McCarthy: House GOP to plot path to majority at retreat

McCarthy: House GOP to plot path to majority at retreat
© Greg Nash

Republicans are set to discuss their game plan for the remainder of the year during the GOP retreat in Baltimore as they look to carve out a path back into the majority in 2020, House Minority Leader Kevin McCarthyKevin Owen McCarthyHarris introduces bill to prevent California wildfires McCarthy says views on impeachment won't change even if Taylor's testimony is confirmed House Republicans call impeachment hearing 'boring,' dismiss Taylor testimony as hearsay MORE (R-Calif.) said in an interview with The Hill.

President TrumpDonald John TrumpTrump reversed course on flavored e-cigarette ban over fear of job losses: report Trump to award National Medal of Arts to actor Jon Voight Sondland notified Trump officials of investigation push ahead of Ukraine call: report MORE and Vice President  Pence, along with Secretary of State Mike Pompeo, are set to address House lawmakers during the three-day event that will kick off Thursday. Other administration officials will also attend.

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McCarthy said the retreat provides them with a rare opportunity to "talk policy and politics.”  

“We'll have the president there, [Trump campaign manager] Brad Parscale up there talking about the race going forward for the White House as well,” he said. 

“It's really a good time for members to sit and see where our game plan is on winning the election," he added. "It's a good time to have the members give feedback — it's the new group of conservatives moving forward.”

The California Republican said he expects Trump — who is scheduled to speak Thursday — to “fire up” members, adding he believes the president has room to expand the number of states he can win during the next election, helping the GOP down-ballot.

McCarthy said Trump would talk about "what he wants to still achieve." 

"President Trump is going to get a second term, we're going to be able to carry out things better than we have in the past,” the Republican leader said.

“And I think he's going to have more states to play in than the last time," he said, mentioning Minnesota, New Mexico, Arizona and Nevada as states Trump can win.

The retreat comes right after the victory of state Sen. Dan Bishop (R-N.C.) in a special House election on Tuesday brought relief to the party.

Nonetheless the GOP faces an uphill battle to regain the House, with neither party managing to flip the majority during a presidential year since 1952.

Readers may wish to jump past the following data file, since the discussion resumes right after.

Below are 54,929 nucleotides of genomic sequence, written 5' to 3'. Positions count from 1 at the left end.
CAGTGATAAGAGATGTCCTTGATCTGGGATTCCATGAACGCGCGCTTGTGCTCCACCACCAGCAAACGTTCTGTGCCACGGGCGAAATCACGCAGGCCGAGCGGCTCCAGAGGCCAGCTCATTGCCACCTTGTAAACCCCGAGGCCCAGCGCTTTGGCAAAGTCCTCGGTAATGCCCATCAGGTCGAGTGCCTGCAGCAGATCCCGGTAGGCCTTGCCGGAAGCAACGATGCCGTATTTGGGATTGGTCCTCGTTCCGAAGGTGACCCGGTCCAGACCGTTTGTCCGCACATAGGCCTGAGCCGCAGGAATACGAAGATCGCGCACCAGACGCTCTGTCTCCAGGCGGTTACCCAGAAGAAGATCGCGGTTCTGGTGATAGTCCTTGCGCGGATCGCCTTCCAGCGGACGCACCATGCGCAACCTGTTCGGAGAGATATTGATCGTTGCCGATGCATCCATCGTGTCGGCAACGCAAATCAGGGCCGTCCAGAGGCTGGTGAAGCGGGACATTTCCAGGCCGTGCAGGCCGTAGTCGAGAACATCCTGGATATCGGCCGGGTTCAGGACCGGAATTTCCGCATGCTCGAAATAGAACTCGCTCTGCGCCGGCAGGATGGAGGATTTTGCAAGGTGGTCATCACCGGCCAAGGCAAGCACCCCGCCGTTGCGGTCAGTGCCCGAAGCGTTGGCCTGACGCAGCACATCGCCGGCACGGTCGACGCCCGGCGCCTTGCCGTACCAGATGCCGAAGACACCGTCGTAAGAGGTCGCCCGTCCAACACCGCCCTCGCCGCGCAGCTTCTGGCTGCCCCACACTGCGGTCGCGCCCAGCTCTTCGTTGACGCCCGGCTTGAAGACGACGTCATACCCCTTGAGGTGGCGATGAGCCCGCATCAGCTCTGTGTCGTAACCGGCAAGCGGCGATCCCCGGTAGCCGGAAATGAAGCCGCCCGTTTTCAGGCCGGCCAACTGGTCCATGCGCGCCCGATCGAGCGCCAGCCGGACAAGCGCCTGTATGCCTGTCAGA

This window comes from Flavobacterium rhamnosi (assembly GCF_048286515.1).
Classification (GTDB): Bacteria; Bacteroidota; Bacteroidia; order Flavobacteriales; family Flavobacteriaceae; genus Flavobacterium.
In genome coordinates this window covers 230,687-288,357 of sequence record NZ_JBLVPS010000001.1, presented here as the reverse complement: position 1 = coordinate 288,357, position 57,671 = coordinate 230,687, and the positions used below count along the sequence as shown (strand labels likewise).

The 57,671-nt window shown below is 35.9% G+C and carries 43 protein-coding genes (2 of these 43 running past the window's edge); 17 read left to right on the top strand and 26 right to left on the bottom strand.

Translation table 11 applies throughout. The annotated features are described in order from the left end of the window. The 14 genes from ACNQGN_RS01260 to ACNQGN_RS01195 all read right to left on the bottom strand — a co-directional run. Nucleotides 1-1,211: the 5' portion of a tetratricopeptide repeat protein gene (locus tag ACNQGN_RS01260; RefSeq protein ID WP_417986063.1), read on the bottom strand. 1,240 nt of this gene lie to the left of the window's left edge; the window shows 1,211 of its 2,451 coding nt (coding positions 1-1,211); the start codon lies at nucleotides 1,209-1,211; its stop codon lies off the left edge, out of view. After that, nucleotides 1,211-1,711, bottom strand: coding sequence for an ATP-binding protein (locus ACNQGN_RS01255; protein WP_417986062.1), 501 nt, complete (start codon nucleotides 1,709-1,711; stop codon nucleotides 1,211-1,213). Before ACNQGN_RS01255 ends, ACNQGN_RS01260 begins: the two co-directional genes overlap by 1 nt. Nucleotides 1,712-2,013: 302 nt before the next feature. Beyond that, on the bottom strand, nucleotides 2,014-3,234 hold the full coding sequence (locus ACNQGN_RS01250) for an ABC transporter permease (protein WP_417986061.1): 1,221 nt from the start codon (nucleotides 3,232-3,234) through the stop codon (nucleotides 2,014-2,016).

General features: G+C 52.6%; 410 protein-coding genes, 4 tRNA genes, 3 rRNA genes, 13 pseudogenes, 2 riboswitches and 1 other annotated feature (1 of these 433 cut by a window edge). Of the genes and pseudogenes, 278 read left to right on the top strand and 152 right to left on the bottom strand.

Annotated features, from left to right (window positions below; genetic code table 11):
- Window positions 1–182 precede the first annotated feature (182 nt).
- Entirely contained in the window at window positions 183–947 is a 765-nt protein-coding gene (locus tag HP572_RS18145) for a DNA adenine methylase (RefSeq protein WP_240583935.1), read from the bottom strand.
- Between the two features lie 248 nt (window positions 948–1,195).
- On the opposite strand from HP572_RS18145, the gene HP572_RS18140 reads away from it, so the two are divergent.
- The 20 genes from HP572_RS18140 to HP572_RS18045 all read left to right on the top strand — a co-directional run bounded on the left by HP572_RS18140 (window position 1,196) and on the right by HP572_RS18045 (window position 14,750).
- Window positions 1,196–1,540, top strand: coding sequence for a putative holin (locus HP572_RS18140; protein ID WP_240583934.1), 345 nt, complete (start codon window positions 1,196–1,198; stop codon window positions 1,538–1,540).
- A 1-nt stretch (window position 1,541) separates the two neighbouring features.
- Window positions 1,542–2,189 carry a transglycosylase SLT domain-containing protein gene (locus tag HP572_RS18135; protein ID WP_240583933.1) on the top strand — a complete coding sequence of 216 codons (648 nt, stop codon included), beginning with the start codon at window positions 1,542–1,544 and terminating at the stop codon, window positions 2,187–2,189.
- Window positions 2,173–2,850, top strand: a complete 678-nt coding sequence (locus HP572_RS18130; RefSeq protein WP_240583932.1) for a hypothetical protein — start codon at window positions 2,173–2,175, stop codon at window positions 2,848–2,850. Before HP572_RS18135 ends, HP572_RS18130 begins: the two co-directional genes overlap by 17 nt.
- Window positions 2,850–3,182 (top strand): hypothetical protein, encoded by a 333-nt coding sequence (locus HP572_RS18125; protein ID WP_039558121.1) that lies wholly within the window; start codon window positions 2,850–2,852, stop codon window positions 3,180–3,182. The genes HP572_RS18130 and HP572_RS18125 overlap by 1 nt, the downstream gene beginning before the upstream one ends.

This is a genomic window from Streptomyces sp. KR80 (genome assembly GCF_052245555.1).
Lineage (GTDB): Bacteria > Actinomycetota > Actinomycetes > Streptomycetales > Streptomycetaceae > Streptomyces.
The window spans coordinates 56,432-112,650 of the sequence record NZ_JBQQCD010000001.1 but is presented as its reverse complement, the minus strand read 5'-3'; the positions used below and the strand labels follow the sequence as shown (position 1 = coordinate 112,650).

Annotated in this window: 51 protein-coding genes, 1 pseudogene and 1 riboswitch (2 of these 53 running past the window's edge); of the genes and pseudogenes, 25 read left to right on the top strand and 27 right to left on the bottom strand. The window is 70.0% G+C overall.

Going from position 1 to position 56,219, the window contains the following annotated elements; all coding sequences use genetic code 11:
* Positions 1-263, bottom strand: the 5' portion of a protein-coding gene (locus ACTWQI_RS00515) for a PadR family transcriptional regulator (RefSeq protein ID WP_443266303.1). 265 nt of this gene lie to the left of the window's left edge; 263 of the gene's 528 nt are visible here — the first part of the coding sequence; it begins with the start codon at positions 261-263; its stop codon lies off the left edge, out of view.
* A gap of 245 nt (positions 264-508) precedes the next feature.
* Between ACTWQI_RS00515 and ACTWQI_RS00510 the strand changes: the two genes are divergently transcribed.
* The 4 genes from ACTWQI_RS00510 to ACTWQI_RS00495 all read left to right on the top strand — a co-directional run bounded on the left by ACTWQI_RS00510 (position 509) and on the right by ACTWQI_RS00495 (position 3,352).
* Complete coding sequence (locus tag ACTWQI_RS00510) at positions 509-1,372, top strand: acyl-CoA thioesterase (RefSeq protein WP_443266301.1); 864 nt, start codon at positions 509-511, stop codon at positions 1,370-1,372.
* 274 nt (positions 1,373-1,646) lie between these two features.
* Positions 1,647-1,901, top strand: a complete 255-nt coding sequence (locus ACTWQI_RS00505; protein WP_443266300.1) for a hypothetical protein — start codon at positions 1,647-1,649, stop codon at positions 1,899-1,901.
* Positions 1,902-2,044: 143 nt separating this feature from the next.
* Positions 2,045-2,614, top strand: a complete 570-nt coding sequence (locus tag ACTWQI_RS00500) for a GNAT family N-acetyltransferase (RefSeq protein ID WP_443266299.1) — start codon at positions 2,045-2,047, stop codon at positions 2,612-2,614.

Republicans lost the House in 2018 largely after doing poorly in suburban districts in states like Virginia and Georgia.

A slew of recent retirement announcements could prove to be an even bigger hurdle for them to overcome in 2020, but McCarthy said the House would benefit from new Republican members. 

"Look, if you've been in the championship team and you get to the final and you've won it a number of years, but you get to the final game and you don't win, you've got to bring in some new blood, some new players,” McCarthy said, adding the last election cycle brought in members he feels strengthen the party.

"I didn't even know who Dan Crenshaw was and Dan's become one of my best friends, he is better on social media than any other Republican outside of Trump," he added, referring to the freshman Texas congressman.

In addition to discussing campaign strategy, McCarthy said they plan to discuss long-term policy plans despite no longer having control of the floor.

McCarthy said the timing of the retreat — which was delayed earlier this year due to a government shutdown — could also be beneficial since they have a better sense of Democratic strategy than they did earlier this year. 

“We know they're going to impeach. We know, policy-wise, different things that they want to bring up,” he said. “We never would have thought they would become this socialist democratic party."

The California Republican said they are also aiming for this retreat to allow rank-and-file members to have more input because of the addition of a number of break-out sessions, a change from previous years. 

Among the subjects they will discuss are Russia and China, as well as "the 21st-century economy" and data privacy, McCarthy said.